In his walk year, Martin had a huge season in every phase of the game. Despite missing nearly a month starting in late April due to a hamstring injury, he tied for 20th in the majors in Wins Above Replacement (by Fangraphs’ reckoning). Martin significantly lowered his K rate and also improved his walk rate. He benefited from a .336 BABIP, which likely isn’t repeatable, and his OBP benefited from what was easily a career high in HBPs (15). Martin finished the season in dramatic fashion, getting the game-winning hits in two games in the Pirates’ final home series, against Milwaukee, effectively putting the Pirates into the playoffs. His defense remained among the best in MLB; he threw out 39% of base stealers, committed only three passed balls, and received considerable credit for his handling of the pitching staff.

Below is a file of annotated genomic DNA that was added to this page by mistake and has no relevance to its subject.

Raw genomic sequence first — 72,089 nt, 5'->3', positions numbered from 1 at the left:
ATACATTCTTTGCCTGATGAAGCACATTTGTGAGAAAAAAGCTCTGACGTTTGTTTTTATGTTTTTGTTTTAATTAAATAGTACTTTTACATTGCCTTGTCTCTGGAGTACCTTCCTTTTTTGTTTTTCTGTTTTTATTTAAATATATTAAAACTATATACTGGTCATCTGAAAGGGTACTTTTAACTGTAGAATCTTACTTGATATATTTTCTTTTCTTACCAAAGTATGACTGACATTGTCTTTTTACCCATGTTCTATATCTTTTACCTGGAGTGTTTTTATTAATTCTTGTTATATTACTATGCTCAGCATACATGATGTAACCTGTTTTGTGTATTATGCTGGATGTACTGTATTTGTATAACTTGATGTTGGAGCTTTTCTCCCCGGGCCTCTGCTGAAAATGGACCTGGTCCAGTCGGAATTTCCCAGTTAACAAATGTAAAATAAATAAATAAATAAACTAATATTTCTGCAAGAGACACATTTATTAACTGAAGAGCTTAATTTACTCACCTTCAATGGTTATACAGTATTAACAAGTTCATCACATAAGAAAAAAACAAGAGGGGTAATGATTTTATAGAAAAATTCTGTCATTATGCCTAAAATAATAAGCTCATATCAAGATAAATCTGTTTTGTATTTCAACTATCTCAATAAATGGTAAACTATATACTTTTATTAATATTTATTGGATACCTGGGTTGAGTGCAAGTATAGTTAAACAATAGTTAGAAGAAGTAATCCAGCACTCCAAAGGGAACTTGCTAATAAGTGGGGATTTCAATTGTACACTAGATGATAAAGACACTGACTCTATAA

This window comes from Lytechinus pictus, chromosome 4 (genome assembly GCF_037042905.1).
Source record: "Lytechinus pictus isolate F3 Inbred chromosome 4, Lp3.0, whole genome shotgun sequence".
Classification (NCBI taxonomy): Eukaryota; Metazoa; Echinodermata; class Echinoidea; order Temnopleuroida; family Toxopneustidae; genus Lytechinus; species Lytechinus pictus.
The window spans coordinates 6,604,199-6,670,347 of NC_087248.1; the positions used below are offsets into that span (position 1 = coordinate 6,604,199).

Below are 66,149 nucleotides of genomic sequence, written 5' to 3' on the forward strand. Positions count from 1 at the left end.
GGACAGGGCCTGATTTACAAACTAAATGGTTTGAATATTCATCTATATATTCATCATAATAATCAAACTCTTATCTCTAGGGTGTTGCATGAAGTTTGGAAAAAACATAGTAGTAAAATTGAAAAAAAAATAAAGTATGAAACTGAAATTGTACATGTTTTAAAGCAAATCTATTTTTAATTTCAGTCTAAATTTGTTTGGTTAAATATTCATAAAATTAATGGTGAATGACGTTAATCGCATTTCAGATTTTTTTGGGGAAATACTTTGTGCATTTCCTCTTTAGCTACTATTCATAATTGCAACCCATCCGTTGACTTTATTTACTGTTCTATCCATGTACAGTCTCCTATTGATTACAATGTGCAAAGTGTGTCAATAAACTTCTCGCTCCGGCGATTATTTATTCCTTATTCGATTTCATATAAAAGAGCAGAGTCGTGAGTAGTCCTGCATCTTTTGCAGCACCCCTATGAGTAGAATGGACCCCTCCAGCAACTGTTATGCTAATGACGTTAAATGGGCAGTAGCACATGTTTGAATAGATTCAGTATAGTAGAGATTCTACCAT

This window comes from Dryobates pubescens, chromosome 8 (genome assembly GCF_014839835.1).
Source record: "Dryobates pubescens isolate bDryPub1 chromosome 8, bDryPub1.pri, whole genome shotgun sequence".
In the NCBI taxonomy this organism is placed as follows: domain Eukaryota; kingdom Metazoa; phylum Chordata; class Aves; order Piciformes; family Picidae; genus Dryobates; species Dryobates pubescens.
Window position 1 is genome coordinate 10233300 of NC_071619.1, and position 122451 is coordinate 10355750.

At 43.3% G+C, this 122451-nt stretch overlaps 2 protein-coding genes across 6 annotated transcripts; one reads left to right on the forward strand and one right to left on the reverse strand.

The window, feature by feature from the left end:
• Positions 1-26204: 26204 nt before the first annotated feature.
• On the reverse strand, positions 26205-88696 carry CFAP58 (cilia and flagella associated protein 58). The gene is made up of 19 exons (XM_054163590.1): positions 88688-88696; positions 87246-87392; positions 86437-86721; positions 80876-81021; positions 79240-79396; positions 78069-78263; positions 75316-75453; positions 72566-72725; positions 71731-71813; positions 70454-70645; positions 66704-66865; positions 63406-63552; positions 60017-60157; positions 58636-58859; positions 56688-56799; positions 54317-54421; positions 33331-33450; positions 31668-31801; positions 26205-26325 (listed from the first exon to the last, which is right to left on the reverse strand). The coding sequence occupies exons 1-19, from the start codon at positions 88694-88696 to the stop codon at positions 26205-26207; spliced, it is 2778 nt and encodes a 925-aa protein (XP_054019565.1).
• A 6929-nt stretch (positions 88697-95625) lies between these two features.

It’s unlikely that Martin can repeat his 2014 offensive numbers, but he doesn’t have to in order to be extremely valuable. The overwhelming focus of the Pirates’ offseason, at least from the fans’ perspective, will be on the team’s efforts to re-sign Martin. They’ve already indicated a willingness to depart from their usual limitations, specifically with respect to the percentage of the payroll they’re willing to tie up in one player. Several teams with a much greater ability to spend than the Pirates, including the Dodgers, Rangers and Cubs, have significant needs at catcher, so it won’t be easy for the Pirates to bring him back.
2013: $6,500,000 (plus $2,000,000)
|Signing Bonus: $40,000
MiLB Debut: 2002
MLB Debut: 5/5/2006
MiLB FA Eligible: N/A
MLB FA Eligible: 2014
Rule 5 Eligible: N/A
Added to 40-Man: November 23, 2004
Options Remaining: 0
MLB Service Time: 7.150
|June 7, 2000: Drafted by the Montreal Expos in the 35th round, 1035th overall pick.
June 5, 2002: Drafted by the Los Angeles Dodgers in the 17th round, 511th overall pick; signed on June 13.
November 23, 2004: Contract purchased by the Los Angeles Dodgers.
December 2, 2010: Became a free agent.
December 14, 2010: Signed as a free agent with the New York Yankees.
November 3, 2012: Became a free agent.
November 29, 2012: Signed as a free agent with the Pittsburgh Pirates.